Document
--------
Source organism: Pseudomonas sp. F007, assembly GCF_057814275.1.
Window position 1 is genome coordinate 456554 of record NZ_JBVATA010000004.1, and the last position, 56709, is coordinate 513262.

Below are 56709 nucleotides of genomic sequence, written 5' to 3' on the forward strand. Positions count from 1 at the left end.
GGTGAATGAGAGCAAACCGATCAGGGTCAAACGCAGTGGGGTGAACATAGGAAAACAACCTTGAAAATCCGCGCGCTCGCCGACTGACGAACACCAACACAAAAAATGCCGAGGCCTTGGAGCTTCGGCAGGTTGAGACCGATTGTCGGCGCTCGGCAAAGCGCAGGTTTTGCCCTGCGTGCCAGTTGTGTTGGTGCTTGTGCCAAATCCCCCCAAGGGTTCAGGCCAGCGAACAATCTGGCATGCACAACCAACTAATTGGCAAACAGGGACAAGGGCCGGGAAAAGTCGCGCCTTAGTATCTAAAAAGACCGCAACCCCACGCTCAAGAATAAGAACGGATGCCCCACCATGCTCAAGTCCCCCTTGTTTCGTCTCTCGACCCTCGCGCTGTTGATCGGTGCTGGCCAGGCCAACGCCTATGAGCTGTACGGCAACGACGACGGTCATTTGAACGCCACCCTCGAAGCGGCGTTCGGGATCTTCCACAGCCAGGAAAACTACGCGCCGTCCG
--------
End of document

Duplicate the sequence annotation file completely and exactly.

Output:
Source organism: Pseudomonas sp. F007, assembly GCF_057814275.1.
Window position 1 is genome coordinate 456554 of record NZ_JBVATA010000004.1, and the last position, 56709, is coordinate 513262.

Below are 56709 nucleotides of genomic sequence, written 5' to 3' on the forward strand. Positions count from 1 at the left end.
GGTGAATGAGAGCAAACCGATCAGGGTCAAACGCAGTGGGGTGAACATAGGAAAACAACCTTGAAAATCCGCGCGCTCGCCGACTGACGAACACCAACACAAAAAATGCCGAGGCCTTGGAGCTTCGGCAGGTTGAGACCGATTGTCGGCGCTCGGCAAAGCGCAGGTTTTGCCCTGCGTGCCAGTTGTGTTGGTGCTTGTGCCAAATCCCCCCAAGGGTTCAGGCCAGCGAACAATCTGGCATGCACAACCAACTAATTGGCAAACAGGGACAAGGGCCGGGAAAAGTCGCGCCTTAGTATCTAAAAAGACCGCAACCCCACGCTCAAGAATAAGAACGGATGCCCCACCATGCTCAAGTCCCCCTTGTTTCGTCTCTCGACCCTCGCGCTGTTGATCGGTGCTGGCCAGGCCAACGCCTATGAGCTGTACGGCAACGACGACGGTCATTTGAACGCCACCCTCGAAGCGGCGTTCGGGATCTTCCACAGCCAGGAAAACTACGCGCCGTCCG